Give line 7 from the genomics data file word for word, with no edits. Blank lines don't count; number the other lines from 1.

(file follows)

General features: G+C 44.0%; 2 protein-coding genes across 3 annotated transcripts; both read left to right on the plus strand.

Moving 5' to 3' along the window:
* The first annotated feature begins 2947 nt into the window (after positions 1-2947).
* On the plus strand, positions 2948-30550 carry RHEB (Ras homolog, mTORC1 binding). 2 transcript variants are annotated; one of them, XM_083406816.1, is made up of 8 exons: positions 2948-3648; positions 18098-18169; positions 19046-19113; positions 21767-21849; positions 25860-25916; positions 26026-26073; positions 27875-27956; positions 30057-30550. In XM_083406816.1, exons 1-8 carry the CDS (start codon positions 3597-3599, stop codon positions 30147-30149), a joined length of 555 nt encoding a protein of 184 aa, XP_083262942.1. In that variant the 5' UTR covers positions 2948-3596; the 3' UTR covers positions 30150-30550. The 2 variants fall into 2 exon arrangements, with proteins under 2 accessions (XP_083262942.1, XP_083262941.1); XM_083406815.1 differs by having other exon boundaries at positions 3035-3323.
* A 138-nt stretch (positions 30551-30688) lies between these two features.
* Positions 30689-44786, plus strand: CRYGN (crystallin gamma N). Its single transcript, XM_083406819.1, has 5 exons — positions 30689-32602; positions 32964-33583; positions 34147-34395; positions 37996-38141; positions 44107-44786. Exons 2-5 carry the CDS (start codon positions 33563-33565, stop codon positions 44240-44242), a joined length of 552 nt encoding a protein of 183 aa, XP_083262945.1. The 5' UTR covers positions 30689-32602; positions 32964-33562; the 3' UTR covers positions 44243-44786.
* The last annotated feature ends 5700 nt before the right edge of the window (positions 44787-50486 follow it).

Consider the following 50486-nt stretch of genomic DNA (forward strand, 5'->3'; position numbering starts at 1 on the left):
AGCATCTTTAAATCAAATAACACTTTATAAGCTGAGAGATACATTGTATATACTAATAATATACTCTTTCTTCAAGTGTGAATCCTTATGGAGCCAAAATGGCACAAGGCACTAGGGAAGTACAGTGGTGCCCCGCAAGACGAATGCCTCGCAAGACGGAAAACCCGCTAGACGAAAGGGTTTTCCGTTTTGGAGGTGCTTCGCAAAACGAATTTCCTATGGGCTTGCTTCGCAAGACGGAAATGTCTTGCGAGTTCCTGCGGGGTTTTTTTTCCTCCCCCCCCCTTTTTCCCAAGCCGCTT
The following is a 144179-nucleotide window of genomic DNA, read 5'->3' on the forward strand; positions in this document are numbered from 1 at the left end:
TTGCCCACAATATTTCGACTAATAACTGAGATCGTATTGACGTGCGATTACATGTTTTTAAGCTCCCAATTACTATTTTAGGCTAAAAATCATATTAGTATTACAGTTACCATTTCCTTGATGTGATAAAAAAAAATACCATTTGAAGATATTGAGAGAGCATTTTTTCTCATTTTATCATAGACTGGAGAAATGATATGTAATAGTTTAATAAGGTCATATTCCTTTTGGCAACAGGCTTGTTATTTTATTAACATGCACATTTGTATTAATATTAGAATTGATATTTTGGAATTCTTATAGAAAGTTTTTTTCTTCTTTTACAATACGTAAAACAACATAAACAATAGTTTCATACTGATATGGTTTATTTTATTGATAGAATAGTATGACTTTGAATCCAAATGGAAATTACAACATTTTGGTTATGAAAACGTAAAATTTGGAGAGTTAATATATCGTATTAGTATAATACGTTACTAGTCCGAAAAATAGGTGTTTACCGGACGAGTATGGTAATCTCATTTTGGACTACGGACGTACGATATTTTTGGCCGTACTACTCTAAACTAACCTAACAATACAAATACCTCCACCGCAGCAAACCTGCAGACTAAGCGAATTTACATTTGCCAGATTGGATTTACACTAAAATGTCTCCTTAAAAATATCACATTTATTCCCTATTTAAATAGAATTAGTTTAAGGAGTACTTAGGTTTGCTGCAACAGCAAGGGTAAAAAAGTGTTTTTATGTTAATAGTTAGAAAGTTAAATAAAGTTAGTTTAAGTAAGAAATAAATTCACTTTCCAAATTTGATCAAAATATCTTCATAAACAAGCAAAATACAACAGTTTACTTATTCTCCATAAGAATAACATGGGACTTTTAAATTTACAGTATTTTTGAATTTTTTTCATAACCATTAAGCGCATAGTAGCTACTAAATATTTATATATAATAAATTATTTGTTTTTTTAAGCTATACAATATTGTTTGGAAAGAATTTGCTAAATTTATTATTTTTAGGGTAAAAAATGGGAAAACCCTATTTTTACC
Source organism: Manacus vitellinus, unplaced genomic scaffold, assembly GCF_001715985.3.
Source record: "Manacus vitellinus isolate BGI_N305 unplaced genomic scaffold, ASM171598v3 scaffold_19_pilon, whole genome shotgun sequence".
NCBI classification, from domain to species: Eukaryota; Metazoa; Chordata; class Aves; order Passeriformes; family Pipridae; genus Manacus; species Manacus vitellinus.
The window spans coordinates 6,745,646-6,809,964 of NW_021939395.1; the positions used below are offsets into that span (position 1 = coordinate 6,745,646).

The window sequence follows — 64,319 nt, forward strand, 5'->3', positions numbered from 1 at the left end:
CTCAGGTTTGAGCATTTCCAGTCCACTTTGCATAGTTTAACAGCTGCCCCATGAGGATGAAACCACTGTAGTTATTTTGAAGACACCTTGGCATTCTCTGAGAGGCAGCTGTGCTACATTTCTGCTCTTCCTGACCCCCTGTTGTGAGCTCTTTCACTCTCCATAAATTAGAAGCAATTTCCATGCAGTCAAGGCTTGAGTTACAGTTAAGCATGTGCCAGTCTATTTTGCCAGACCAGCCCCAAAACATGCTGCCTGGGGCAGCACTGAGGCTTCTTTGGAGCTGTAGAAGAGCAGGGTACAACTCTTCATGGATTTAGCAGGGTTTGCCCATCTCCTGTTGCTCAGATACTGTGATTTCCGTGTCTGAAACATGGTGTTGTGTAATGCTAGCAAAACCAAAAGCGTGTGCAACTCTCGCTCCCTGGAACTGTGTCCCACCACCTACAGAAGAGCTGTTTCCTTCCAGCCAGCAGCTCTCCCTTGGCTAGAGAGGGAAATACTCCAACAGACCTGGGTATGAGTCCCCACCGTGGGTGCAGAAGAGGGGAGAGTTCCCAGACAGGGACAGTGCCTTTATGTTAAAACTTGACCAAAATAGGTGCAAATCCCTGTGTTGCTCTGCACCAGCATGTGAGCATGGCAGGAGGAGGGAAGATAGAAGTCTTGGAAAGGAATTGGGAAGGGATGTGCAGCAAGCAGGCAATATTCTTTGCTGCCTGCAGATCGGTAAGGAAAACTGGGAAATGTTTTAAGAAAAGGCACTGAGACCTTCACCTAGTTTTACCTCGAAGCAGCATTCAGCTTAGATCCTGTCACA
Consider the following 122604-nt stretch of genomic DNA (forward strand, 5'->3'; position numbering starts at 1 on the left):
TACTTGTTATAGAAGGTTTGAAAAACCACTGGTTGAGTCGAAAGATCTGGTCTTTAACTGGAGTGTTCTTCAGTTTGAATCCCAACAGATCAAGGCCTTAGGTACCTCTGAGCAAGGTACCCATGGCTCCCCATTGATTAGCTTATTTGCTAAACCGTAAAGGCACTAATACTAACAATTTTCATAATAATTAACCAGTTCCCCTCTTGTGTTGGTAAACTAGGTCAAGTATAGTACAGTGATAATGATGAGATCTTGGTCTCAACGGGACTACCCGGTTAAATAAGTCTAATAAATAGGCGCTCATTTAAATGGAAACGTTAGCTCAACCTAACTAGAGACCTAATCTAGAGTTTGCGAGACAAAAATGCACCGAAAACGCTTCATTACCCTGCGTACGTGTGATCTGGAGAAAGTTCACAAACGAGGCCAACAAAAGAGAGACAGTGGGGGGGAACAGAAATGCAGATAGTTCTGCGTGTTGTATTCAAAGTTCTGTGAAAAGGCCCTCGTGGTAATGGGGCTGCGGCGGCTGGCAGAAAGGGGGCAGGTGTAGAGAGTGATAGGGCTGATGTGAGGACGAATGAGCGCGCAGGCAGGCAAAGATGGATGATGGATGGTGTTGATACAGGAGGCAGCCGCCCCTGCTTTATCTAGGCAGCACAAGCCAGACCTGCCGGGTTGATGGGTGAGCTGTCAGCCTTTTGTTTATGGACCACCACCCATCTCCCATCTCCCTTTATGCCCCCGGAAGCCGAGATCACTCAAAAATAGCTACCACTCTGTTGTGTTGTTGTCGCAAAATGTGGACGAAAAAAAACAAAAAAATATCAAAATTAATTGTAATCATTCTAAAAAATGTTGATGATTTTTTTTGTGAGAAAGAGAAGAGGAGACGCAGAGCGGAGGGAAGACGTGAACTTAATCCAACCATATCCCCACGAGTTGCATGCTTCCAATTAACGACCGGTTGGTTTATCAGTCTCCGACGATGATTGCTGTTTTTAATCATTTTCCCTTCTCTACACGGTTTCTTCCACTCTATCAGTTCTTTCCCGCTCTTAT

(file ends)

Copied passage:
* The last annotated feature ends 5700 nt before the right edge of the window (positions 44787-50486 follow it).